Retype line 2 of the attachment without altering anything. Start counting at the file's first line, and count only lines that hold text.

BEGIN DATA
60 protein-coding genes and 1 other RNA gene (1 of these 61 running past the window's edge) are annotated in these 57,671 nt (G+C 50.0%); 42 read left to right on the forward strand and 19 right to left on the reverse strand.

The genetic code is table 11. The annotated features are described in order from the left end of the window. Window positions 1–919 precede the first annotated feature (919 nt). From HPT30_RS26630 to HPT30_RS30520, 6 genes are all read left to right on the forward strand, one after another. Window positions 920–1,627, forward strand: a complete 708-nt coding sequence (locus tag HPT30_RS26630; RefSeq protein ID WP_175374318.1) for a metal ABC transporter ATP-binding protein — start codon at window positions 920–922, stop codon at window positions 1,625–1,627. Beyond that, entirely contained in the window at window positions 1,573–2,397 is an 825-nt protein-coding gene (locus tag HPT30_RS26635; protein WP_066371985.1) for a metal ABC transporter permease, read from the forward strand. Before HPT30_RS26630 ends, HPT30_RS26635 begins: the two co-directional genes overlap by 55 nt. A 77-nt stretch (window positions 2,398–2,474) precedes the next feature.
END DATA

The genetic code is table 11. The annotated features are described in order from the left end of the window. Window positions 1–919 precede the first annotated feature (919 nt). From HPT30_RS26630 to HPT30_RS30520, 6 genes are all read left to right on the forward strand, one after another. Window positions 920–1,627, forward strand: a complete 708-nt coding sequence (locus tag HPT30_RS26630; RefSeq protein ID WP_175374318.1) for a metal ABC transporter ATP-binding protein — start codon at window positions 920–922, stop codon at window positions 1,625–1,627. Beyond that, entirely contained in the window at window positions 1,573–2,397 is an 825-nt protein-coding gene (locus tag HPT30_RS26635; protein WP_066371985.1) for a metal ABC transporter permease, read from the forward strand. Before HPT30_RS26630 ends, HPT30_RS26635 begins: the two co-directional genes overlap by 55 nt. A 77-nt stretch (window positions 2,398–2,474) precedes the next feature.